The Latest: Death toll rises in Greece’s deadliest train crash as search for missing continues

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Rescuers continued to search for the missing on Wednesday in the wreckage of two trains that slammed into each other in central Greece, killing at least 43 people and leaving many more injured. It is Greece’s deadliest rail crash on record.

By midmorning on Wednesday, 35 bodies had been taken to the general hospital in Larissa, the nearest town, some burned beyond recognition, forcing relatives to give DNA samples.

The two trains — a passenger train carrying 342 people and travelling from Athens to the northern city of Thessaloniki, and a cargo train from Thessaloniki to Larissa — collided head-on outside the city of Larissa in central Greece late on Tuesday.

Scene of the crash. Photo copyright: The Greek Herald.
Photo copyright: The Greek Herald.

The passenger train inexplicably switched lanes and diverged to the freight track. The two trains then travelled for several kilometres along the same track before colliding at high speed.

Witnesses who rushed to the scene described the front two carriages of the passenger train, where most of the student victims were seated, as being completely destroyed.

On impact the wagons exploded into flames, sending huge sheets of steel into the air. Survivors later spoke of being ejected from carriage windows; others described how they had to struggle through plumes of acrid smoke to free themselves after the train buckled. 

Photo copyright: The Greek Herald.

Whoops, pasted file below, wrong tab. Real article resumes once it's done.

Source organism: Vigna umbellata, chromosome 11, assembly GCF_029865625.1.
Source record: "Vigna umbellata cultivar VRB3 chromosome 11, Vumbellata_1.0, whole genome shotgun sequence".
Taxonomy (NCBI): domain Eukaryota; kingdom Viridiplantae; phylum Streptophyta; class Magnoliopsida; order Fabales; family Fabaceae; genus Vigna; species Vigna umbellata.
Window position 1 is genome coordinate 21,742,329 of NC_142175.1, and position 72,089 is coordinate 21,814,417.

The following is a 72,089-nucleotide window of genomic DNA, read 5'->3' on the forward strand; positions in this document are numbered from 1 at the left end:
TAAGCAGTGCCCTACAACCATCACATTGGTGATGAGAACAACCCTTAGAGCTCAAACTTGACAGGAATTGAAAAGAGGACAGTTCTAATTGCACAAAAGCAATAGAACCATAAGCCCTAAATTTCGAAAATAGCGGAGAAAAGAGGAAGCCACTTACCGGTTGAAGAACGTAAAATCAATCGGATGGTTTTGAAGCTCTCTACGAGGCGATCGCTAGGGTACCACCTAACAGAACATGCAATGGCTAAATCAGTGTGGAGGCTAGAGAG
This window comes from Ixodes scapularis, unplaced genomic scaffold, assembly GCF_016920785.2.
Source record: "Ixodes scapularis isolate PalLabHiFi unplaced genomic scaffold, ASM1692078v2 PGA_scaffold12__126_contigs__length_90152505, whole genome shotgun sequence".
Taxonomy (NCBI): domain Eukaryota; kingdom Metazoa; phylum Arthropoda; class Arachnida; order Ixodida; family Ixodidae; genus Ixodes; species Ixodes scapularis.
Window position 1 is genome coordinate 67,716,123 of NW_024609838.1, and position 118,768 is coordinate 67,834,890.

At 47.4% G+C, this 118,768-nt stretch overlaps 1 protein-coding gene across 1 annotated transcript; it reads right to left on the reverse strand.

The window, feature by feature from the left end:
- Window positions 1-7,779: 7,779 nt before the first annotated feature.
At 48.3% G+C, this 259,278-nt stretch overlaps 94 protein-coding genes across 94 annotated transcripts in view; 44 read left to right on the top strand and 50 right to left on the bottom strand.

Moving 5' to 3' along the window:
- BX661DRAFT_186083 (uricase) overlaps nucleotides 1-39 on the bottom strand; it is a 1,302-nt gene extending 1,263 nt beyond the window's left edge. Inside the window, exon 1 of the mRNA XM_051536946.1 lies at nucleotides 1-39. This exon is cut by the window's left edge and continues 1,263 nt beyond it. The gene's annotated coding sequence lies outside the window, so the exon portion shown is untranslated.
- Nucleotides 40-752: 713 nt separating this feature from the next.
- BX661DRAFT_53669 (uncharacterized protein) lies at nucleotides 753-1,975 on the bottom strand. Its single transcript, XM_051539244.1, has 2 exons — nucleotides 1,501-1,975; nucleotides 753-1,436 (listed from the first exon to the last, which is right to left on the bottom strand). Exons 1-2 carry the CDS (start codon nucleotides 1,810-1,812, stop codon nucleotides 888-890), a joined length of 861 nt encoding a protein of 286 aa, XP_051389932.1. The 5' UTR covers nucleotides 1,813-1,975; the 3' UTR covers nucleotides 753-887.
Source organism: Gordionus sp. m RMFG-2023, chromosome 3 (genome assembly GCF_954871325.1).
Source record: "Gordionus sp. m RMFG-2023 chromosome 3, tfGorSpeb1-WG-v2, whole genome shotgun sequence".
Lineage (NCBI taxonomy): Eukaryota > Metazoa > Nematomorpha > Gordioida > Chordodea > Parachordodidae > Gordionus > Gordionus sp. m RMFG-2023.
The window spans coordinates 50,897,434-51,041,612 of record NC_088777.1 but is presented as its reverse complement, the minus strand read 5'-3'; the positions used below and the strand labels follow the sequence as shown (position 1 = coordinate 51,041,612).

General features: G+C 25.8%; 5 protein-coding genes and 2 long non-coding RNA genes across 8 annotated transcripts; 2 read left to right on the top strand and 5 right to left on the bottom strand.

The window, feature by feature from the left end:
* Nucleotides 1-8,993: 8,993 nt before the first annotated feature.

Stationmaster arrested, Transport Minister resigns:

Greek police have arrested a local stationmaster who was in charge of signalling over the deadly train crash, a police official has confirmed.

The arrested stationmaster, described as being in his late 50s with more than four decades of experience on the railways, was charged with involuntary manslaughter and unintentionally causing mass grievous bodily harm.

Photo copyright: The Greek Herald.

A police investigation was also launched into the cause of the crash. A public prosecutor, Stamatis Daskopolopoulos, tasked with overseeing the inquiry, said witnesses had begun giving testimony.

Later, Greece’s Transport and Infrastructure Minister Konstantinos Karamanlis announced his resignation after visiting the site of the crash.

Greece’s Transport and Infrastructure Minister Konstantinos Karamanlis (centre) announced his resignation after visiting the site of the crash with Greece’s Prime Minister, Kyriakos Mitsotakis (second from right).

“When something so tragic happens, it is impossible to continue and pretend like it didn’t happen,” the politician told reporters.

Stepping down was not only “a mark of respect toward the memory of the people who died so unfairly,” but, he added, an assumption of responsibility “for the Greek state’s and Greek political system’s mistakes over the course of history.”

Greece goes from Carnival to mourning:

Greece’s Prime Minister, Kyriakos Mitsotakis, rushed to the scene at Tempi and called a three-day period of official mourning, ordering flags to fly at half mast.

Mitsotakis called the collision of the passenger train and a freight train “a horrific rail accident without precedent in our country,” and pledged a full, independent investigation.

He said it appears the crash was “mainly due to a tragic human error.”

Greece’s President, Katerina Sakellaropoulou, also cut short her official visit to Moldova on Wednesday and returned to Greece, rushing to the site of the train accident in Tempi.

Katerina Sakellaropoulou laying flowers at the crash site. Photo: AMNA.gr.

“We find ourselves in front of an unimaginable tragedy,” Sakellaropoulou said in a statement. “We are mainly mourning young people.”

Shaken by the sight of the crash, Sakellaropoulou left a few flowers at the wreckage in the victims’ memory. Immediately afterwards, she visited the two Larissa hospitals where the crash victims, many of the injured and their relatives were taken. 

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